NC Pastor Caught On Video Shouting "White Power"!!

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Hat tip to JoeMyGod.comOriginal Story from The Raleigh News & Observer "Unlike most of the speakers at the Trump rally at Ace Speedway on Saturday, Jesse Hursey wore a suit. His black leather shoes shone. His hair was carefully brushed back. The satiny red tie he wore over a light blue shirt flapped in the breeze. Hursey faced the racetrack stands. A crowd gathered around. “First of all, I’m a Christian,” Hursey said, his voice rising and falling with a preacher’s practiced cadence. “Second of all, I’m a Republican. And in that order.”"The same day, Hursey drove a pickup truck through Elon, shouting “White power!” During his speech, Hursey praised Donald J. Trump and encouraged the “silent majority” of the president’s supporters to speak up. As the morning rally wound down, Hursey joined many others in loading into the flag-festooned pickup trucks that circled the speedway. A photo shows the 29-year-old Baptist preacher standing in the bed of a black truck."
Here’s a…

Mother Defends Her 7 Year Old Gay Son


I knew I was gay when I was about 4.  I didn't know what to call it or how to define it.  It was a different time and I didn't even know who or what to ask about it.  It thrills me that in some areas of this country, parents like this are raising such brave and self aware children.  What a wonderful mom!
My son was in another room talking to the big kids. They were fourth graders, 9- and 10-year-olds who are very cool, hip, and mature (according to my kid, anyway). They were a mix of girls and boys, and most of the girls were talking about which boys they thought were cute, and who was whose boyfriend or girlfriend. The boys were frequently providing commentary.
My son piped up, "Blaine is my boyfriend." (Blaine is a gay male character on Glee.)
"You're supposed to have a girlfriend," one of girls snapped back, all snotty.
My kid shook his head. "No, I'm gay," he said. "I have boyfriends." Giggles came from all the girls, and one of the boys looked at him quizzically.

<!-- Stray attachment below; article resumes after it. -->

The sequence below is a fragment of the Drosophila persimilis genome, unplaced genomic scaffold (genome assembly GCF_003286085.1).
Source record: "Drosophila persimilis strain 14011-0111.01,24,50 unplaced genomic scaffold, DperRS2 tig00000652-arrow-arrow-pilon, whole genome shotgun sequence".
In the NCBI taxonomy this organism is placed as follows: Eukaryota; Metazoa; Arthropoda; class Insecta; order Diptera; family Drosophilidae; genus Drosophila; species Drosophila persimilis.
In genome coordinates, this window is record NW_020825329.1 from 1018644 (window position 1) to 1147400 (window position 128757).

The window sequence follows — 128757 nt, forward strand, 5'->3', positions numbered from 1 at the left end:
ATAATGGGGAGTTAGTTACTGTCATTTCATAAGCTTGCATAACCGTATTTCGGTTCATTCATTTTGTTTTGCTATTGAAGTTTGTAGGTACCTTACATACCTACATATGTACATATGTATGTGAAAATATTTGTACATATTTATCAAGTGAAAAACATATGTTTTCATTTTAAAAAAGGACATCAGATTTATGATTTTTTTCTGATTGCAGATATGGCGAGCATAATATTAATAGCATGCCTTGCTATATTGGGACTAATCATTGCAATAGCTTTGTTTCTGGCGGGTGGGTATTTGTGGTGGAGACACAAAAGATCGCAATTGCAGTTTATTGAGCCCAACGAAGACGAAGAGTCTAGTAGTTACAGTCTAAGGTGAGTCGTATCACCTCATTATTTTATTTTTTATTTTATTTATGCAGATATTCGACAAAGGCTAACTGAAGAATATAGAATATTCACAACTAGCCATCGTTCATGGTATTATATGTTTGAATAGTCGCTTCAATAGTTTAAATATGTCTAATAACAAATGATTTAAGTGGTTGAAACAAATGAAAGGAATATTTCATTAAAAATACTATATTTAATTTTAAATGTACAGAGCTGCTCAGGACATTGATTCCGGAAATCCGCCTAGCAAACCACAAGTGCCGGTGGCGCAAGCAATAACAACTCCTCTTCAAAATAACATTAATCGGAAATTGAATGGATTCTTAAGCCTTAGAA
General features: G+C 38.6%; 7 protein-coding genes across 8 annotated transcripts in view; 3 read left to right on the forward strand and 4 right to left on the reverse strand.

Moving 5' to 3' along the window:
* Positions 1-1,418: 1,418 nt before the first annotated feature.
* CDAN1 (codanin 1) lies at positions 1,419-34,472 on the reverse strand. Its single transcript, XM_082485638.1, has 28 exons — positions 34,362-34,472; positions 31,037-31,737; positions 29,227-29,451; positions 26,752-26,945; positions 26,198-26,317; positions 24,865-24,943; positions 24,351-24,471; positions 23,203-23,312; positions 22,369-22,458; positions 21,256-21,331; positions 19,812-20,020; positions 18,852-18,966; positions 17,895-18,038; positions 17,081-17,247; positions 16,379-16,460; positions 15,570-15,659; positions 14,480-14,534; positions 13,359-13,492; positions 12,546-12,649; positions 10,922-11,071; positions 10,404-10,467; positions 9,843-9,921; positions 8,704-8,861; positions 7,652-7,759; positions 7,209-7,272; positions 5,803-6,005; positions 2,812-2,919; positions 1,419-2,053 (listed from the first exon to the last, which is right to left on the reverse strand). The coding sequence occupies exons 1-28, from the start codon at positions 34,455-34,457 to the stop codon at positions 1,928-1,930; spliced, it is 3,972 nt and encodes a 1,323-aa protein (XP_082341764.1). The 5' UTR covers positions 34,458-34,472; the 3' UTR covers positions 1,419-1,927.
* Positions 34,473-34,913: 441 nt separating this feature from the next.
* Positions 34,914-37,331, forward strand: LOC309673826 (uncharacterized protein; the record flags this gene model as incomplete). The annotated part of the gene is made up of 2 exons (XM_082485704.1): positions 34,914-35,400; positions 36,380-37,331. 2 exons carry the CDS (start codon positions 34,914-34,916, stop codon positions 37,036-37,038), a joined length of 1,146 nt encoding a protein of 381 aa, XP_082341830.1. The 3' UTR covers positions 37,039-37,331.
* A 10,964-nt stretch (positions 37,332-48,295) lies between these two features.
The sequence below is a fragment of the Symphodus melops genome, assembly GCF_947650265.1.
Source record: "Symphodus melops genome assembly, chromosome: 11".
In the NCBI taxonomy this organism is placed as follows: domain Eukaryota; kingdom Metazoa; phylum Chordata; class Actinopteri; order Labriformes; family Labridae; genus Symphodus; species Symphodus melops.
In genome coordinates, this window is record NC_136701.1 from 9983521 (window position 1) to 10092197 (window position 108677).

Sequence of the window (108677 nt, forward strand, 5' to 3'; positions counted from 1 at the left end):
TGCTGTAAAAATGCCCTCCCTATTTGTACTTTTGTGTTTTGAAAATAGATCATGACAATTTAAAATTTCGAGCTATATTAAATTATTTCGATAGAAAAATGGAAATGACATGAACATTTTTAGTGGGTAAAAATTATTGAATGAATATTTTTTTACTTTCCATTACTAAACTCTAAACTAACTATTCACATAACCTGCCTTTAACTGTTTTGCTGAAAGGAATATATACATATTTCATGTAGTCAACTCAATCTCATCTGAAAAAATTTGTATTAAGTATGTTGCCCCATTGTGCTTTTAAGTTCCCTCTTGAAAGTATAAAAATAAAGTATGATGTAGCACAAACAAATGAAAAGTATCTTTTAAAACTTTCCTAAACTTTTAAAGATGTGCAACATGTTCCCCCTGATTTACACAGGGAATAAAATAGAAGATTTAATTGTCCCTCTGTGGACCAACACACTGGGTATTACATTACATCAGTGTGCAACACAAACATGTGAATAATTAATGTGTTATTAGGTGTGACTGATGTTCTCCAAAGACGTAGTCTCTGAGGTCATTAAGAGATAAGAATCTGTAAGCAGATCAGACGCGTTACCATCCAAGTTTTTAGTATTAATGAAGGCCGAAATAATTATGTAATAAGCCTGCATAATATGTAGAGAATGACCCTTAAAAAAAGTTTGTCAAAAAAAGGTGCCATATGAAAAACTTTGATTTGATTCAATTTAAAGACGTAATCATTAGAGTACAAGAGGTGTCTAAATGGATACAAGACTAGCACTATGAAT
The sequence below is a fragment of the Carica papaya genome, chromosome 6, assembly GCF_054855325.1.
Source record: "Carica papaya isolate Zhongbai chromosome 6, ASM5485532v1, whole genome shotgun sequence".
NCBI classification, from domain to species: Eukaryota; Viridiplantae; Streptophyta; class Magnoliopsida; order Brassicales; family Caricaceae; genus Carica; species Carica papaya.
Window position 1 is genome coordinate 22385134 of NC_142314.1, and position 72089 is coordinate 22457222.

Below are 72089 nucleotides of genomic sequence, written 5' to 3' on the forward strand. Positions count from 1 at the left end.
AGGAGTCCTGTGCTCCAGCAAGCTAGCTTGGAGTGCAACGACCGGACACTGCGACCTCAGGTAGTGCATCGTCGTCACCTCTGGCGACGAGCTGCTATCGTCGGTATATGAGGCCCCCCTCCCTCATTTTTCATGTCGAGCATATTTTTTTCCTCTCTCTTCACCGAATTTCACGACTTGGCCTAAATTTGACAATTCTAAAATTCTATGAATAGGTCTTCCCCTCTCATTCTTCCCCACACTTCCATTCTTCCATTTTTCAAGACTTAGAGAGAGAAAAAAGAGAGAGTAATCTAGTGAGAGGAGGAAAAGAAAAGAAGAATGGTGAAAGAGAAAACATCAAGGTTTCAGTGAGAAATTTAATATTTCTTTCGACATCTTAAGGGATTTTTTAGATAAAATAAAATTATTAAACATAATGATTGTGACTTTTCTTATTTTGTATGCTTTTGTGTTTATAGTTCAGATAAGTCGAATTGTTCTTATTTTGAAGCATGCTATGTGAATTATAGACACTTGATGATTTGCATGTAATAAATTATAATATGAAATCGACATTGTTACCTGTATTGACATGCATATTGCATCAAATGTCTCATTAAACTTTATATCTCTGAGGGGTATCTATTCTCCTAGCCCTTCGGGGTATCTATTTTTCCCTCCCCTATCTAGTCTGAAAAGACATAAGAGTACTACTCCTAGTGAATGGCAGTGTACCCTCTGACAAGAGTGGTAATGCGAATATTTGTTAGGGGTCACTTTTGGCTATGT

"Really?" the boy asked.
"Sure," said my son with a shrug. And the conversation moved on to the music on everyone's iPods.
As I watched this conversation happen, two things went through my mind:
  1. I am going to have to talk to some parents.
  2. I am going to have to explain to my son, again, why he doesn't need an iPod.
I am finding myself having a lot of conversations with parents lately. Part of me is annoyed that I feel I should, but the larger part of me knows it's necessary. So why I am I annoyed? Because I really don't think it should be a big deal. My son isn't hitting or biting people. He isn't a danger to anyone. He's just sharing something about himself. Other parents don't have special conversations when their kids turn out to be left-handed (coincidentally, left-handed people about 10 percent of the population, as well). And to me, being left-handed is just about as morally wrong as being gay: not at all. So why should I have to alert people that my son identifies as gay?
But I do, and it is for a few good reasons, the top of one being that my son is only 7 years old. An out first grader isn't exactly an average kid. I have the only one I know. It surprises people, and they have questions:
"Why does he say that?"
"Does he know what that means?"
"Haven't you told him to not say that?"
The questions are so common now that I can rattle off the answers without much thought:
"Because he likes boys, thinks they're pretty, and romanticizes them."
"Yes, he knows that boys who want to kiss boys and want to marry boys are gay."
"Hell no! I will never tell my child to stop saying something that honestly describes him, or even imply there is anything wrong with being gay."

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